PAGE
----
Recommended Accessories - Radio Shack Weather Radio

 

The old version of Radio Shack's 7 channel radio.  Tech America and Radio Shack were both owned by Tandy Corp.  Tech America is no longer around, so I have one dark gray version (TA), and one yellow model (RS), as seen in the pictures below.

The new version.  Still has all 7 NOAA Weather Radio Stations, but also has a nice display, and Specific Area Message Encoding (SAME) feature provides local weather notices.  Available at your local Radio Shack for $49.99, Catalog #12-259.

 

 

One of the really dangerous things about camping is having a storm sneak up on you while you're sleeping.  Whether you're in a tent, Popup, or full sized RV, these are no match for lightning or tornadoes.  In 1988, a rare event happened in Florida.  We had a severe storm create a number of tornadoes.  We are known for lightning and hurricanes, but this was a new experience for a number of us.

It happened at night.  Many people were already in bed.  So how do you stay informed while camping?  A weather radio with an alert feature is the hot ticket.  Turn on the radio, select one of the 7 NOAA weather radio stations (pick the strongest), then put the radio into the alert mode.  When a severe weather alert is announced, a series of tones are transmitted.  These tones cause the weather radio to squawk.  The alarm is loud enough to wake all but the dead.

The radio can last a week on 3 "AA" batteries in this mode.  It has a low battery light when the cells get low.

 

 

Here's a close-up view of my weather radio.  Simple to operate and works extremely well.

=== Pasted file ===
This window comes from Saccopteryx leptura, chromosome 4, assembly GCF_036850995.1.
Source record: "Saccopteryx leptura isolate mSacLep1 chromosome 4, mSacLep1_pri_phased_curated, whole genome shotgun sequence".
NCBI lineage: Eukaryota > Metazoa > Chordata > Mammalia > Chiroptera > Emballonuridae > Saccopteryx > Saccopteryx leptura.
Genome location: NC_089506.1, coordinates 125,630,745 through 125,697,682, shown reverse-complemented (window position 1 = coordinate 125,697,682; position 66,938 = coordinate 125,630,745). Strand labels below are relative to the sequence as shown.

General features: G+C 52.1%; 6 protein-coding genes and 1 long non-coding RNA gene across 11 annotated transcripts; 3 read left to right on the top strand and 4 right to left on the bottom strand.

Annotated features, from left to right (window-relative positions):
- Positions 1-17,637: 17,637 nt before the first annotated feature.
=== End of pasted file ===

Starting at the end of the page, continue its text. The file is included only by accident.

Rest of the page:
I placed adhesive backed hooks near the ceiling in my Popup camper.  From this I'd hang my keys and the weather radio.

 


 

Kissimmee Florida, 1988 - TORNADO!

42 people died from the 9 twisters that night, 10 at the Ponderosa Park Campground.

 


Lightning - So misunderstood!

A couple of pictures to help kill some myths... rather than you.

 

This picture was copied from a presentation from our 45th Weather Squadron at PAFB.  It demonstrates the Faraday Effect.  The high voltage is traveling across the metal skin of the automobile, and around the person sitting safely inside.  Notice the arc from the wheel to ground.  The rubber tires provide NO PROTECTION.  Every week on a forum, someone is asking about whether their jacks should be pulled up, or about putting pads under the jacks.  Lighting just traveled a mile through air, a 1/2" thick piece of rubber isn't going to slow it down!

Get into a structure if available.  If not, get into a vehicle with a metal body.  Getting into a convertible with a soft top won't do you any good either.

If rubber actually provided some protection from lightning, anyone wearing sneakers would be protected, right?

 

Mother Nature plays by her own rules.  The myth about lighting always hits the tallest object just isn't true.  50' away from a metal light pole, lightning hits the ground.  I've witnessed similar events.  It will take the path of least resistance, but sometimes that's an ionized column of air near something it "should have hit".

 

If a severe storm is heading your way, you have a choice to make.  Stay in your tent/camper, or find a structure.  Your call.  Make the wrong choice, you may end up losing your life.  I know it's an aggravation having to leave the comfort of the camper and go stand in bath house or Laundromat until the storm passes.  Been there, done that.  Just not worth the risk staying to me.  Buy a weather radio, take the necessary precautions, live to camp another day.

 

 

 

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Last updated 04/06/05    All rights reserved.